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Advent 29 Nov 2015 Textweek

2 Jeremiah 33:14-16; Psalm 25: 1-10; 1 Thessalonians 3:9-13; Luke 21:25-38

Advent 29 Nov 2015.pdf
Advent 29 Nov 2015.mp3

These sermon notes were prepared before the sermon was delivered and so do not transcribe the actual sermon word for word.

The first reading today seems designed to open us up to a future of promise; “The days are surely coming….. when I will fulfil the promise”; and that is a good beginning to Advent, for each of us and all of us might consider our orientation toward tomorrow. As we begin a new church year we might each consider what promise the year ahead holds for us, and for the part we play in this community and in relation to the wider community.

The words of the Psalm again seem to underline the movement associated with Advent, an aligning of life with divine ways; “Show me your ways, O Lord: and teach me your paths”, could so easily be a reference to the path of the three wise ones who are guided by the star, the heavenly light.

The reading from the letter to the church at Thessalonica identifies another component for the Advent journey. The prayer of Paul is that he might again see members of the church in order to “restore whatever is lacking in your faith”.
In our own movement toward the celebration of Christmas we too might enagage this process of ‘restoration’ for ourselves.
In this process we are invited to consider that which is ‘lacking’ in our faith and perhaps also that which is ‘lacking’ in our community.

The madness of present buying that accompanies Christmas is perhaps a distorted version of this Advent process. The modern western world seeks to fulfil its ‘lacking’ by acquiring more and more possessions. perhaps we would learn more about ourselves and each other if we considered what our true ‘lacking’ really is; what is the emptiness that seeks to be filled?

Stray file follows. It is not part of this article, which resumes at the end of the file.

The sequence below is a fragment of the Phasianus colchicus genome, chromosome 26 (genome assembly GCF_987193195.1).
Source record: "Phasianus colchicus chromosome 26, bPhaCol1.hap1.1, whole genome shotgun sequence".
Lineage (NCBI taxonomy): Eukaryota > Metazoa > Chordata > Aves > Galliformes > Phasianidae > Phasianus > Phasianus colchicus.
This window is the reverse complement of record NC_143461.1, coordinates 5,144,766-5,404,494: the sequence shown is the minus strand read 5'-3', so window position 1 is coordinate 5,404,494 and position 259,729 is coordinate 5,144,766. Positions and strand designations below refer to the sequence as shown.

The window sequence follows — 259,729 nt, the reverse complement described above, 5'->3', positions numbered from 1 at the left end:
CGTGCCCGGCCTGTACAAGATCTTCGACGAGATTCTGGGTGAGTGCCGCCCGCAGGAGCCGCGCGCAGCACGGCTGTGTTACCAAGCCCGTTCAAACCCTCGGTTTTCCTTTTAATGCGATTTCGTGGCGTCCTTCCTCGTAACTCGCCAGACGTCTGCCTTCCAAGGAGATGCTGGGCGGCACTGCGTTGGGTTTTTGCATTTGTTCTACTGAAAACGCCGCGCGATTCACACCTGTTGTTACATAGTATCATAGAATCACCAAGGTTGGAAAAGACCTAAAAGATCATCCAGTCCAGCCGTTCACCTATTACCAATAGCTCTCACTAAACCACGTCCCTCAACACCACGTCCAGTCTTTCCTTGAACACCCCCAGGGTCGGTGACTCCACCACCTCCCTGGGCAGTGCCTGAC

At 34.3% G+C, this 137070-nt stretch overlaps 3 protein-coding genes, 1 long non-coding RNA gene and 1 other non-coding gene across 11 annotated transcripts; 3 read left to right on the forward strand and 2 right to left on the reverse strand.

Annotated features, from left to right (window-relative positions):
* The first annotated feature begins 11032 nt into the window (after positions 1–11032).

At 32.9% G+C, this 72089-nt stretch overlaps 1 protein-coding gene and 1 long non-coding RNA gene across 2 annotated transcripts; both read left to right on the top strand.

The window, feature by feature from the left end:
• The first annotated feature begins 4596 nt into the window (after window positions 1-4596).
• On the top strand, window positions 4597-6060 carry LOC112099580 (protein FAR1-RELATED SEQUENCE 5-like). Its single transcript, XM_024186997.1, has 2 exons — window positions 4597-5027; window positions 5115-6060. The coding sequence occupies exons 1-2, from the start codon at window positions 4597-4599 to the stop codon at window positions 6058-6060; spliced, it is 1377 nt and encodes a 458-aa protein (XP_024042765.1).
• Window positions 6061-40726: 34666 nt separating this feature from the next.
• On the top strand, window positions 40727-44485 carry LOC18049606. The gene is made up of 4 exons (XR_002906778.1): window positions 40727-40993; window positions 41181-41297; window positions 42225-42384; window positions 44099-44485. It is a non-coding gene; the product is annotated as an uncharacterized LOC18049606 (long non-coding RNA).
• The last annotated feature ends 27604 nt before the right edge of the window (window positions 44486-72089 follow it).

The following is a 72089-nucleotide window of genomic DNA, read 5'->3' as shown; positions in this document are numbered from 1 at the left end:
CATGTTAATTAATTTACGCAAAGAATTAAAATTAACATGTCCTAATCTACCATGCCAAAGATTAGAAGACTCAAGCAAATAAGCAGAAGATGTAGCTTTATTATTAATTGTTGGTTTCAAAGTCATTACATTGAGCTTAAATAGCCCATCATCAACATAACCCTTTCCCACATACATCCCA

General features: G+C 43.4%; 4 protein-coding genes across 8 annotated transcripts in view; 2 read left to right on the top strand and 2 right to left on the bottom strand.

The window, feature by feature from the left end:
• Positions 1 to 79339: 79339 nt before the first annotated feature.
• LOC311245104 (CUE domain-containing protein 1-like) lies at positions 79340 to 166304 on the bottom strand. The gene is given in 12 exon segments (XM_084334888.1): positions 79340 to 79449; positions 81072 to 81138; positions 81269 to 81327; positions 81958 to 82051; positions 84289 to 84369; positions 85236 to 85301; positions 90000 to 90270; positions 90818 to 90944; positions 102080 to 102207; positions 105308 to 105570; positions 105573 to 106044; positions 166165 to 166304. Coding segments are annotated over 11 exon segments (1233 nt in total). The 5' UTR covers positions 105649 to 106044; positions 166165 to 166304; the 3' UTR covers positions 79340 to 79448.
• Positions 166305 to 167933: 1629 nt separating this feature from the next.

What is it that we desire to strengthen both hearts and holiness?

Next we encounter the change of pace of the gospel reading, and today’s gospel is often interpreted in light of a literal ‘end of time’.
Simplistically, the gospel reads as if “Heaven and earth will pass away” and at the same time we will see “the Son of Man coming in a cloud”.

However, if we read the text attentive to both movement and process, and seek a meaning for ourselves today, we might again see an invitation to more fully engage in Advent.
Central to the gospel text is “you know that the kingdom of God is near”.

This text speaks of another reality that we actually “know’, a version of life that perhaps we only glimpse because our “hearts are.. weighed down with dissipation… and the worries of this life”.

Certainly we all feel that sense of “fear and foreboding of what is coming upon the world”.
How we cope with all the “distress among nations” is another good question for our Advent reflections, even if that requires an acknowledgement that we have ‘switched off’; for the gospel today invites us beyond coping and into another reality whereby we “stand before the Son of Man”; an invitation to realise, or make real, our Christ-likeness.

And perhaps we can now begin to see that Advent is not a movement toward the birth of Jesus, but a movement toward the birth of our Christ-likeness.
And some of the pointers toward our becoming are in the gospel text;
“Be alert at all times”; switch on rather than off; “Be alert at all times, praying”.
“Have the strength”; rather than constantly recounting our weakness.
“Escape all these things’; find our freedom from the ‘world’s distress’.
And then find ourselves standing “before the Son of Man”

Today the three wise ones symbolically set out on their journey, and so too our Advent journey begins.
The Church has sought to signpost the journey with Advent candles that light the way to the birth of our Lord; it is a primitive tradition that takes us nowhere for it ends only in a mythological birthday celebration and misses the very essence of the journey followed by the wise ones.
The journey of the Magi was not lit with candles, but rather followed a heavenly light and was a journey initiated from a desire to give.

Our families will also have passed on to us the primitive tribal tradition of doing the same thing every year with those we know in the comfort of our homes, avoiding the risk of the journey and the risk of extending our giving into an unknown land of new birth.

And our culture will promote the Coles/Myer/Woolworths version of Advent whereby it is the cherries, prawns and the turkey and the ham that take centre stage, feeding the already fed rather than seeking out that which fills life’s true emptiness.

The wise ones are an icon, inviting us to set out this Advent, expectant but with undetermined destination, to be led by a desire to give and to be guided by the heavenly light above all else…

Peter Humphris